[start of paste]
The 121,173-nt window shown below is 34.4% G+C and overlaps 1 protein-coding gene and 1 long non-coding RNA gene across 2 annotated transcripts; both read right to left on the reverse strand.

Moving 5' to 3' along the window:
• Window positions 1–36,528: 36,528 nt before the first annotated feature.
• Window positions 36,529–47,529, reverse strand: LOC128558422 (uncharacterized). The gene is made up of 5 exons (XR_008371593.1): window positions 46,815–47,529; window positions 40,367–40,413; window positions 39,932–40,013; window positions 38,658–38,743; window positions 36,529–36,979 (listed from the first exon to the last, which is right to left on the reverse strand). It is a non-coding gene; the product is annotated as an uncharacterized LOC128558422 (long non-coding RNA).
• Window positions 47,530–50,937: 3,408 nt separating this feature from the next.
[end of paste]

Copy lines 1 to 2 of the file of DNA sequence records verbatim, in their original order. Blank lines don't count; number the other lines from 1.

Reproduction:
The 121,173-nt window shown below is 34.4% G+C and overlaps 1 protein-coding gene and 1 long non-coding RNA gene across 2 annotated transcripts; both read right to left on the reverse strand.

Moving 5' to 3' along the window: